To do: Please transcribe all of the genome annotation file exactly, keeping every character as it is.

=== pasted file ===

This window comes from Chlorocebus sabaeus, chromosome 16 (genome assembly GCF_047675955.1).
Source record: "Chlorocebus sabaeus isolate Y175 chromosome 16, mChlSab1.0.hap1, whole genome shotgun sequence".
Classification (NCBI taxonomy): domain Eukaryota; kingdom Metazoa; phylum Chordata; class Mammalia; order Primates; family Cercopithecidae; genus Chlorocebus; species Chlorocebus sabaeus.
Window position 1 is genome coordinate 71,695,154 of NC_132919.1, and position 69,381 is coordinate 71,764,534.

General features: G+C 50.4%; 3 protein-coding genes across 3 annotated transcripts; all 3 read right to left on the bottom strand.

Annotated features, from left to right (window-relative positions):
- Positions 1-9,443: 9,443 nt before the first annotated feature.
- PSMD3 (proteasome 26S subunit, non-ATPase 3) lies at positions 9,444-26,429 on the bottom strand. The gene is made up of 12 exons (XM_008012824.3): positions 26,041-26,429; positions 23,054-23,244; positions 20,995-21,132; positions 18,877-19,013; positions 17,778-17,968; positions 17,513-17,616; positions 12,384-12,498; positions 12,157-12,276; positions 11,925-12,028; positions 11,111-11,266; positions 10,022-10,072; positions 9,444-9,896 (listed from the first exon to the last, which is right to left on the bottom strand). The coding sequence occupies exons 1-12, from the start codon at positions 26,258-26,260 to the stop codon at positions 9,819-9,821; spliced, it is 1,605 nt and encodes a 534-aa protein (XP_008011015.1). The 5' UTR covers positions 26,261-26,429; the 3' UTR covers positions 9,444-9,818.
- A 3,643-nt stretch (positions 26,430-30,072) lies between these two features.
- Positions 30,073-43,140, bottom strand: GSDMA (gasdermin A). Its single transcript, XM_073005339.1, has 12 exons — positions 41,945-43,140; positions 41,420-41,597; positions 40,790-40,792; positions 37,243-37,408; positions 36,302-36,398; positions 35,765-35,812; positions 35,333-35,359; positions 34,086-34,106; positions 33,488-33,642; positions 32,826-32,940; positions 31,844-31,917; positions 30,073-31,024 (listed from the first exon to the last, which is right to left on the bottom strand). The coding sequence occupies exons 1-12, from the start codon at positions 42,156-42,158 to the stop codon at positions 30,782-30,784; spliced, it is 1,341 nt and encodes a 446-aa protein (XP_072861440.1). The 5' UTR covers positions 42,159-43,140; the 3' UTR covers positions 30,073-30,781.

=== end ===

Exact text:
This window comes from Chlorocebus sabaeus, chromosome 16 (genome assembly GCF_047675955.1).
Source record: "Chlorocebus sabaeus isolate Y175 chromosome 16, mChlSab1.0.hap1, whole genome shotgun sequence".
Classification (NCBI taxonomy): domain Eukaryota; kingdom Metazoa; phylum Chordata; class Mammalia; order Primates; family Cercopithecidae; genus Chlorocebus; species Chlorocebus sabaeus.
Window position 1 is genome coordinate 71,695,154 of NC_132919.1, and position 69,381 is coordinate 71,764,534.

General features: G+C 50.4%; 3 protein-coding genes across 3 annotated transcripts; all 3 read right to left on the bottom strand.

Annotated features, from left to right (window-relative positions):
- Positions 1-9,443: 9,443 nt before the first annotated feature.
- PSMD3 (proteasome 26S subunit, non-ATPase 3) lies at positions 9,444-26,429 on the bottom strand. The gene is made up of 12 exons (XM_008012824.3): positions 26,041-26,429; positions 23,054-23,244; positions 20,995-21,132; positions 18,877-19,013; positions 17,778-17,968; positions 17,513-17,616; positions 12,384-12,498; positions 12,157-12,276; positions 11,925-12,028; positions 11,111-11,266; positions 10,022-10,072; positions 9,444-9,896 (listed from the first exon to the last, which is right to left on the bottom strand). The coding sequence occupies exons 1-12, from the start codon at positions 26,258-26,260 to the stop codon at positions 9,819-9,821; spliced, it is 1,605 nt and encodes a 534-aa protein (XP_008011015.1). The 5' UTR covers positions 26,261-26,429; the 3' UTR covers positions 9,444-9,818.
- A 3,643-nt stretch (positions 26,430-30,072) lies between these two features.
- Positions 30,073-43,140, bottom strand: GSDMA (gasdermin A). Its single transcript, XM_073005339.1, has 12 exons — positions 41,945-43,140; positions 41,420-41,597; positions 40,790-40,792; positions 37,243-37,408; positions 36,302-36,398; positions 35,765-35,812; positions 35,333-35,359; positions 34,086-34,106; positions 33,488-33,642; positions 32,826-32,940; positions 31,844-31,917; positions 30,073-31,024 (listed from the first exon to the last, which is right to left on the bottom strand). The coding sequence occupies exons 1-12, from the start codon at positions 42,156-42,158 to the stop codon at positions 30,782-30,784; spliced, it is 1,341 nt and encodes a 446-aa protein (XP_072861440.1). The 5' UTR covers positions 42,159-43,140; the 3' UTR covers positions 30,073-30,781.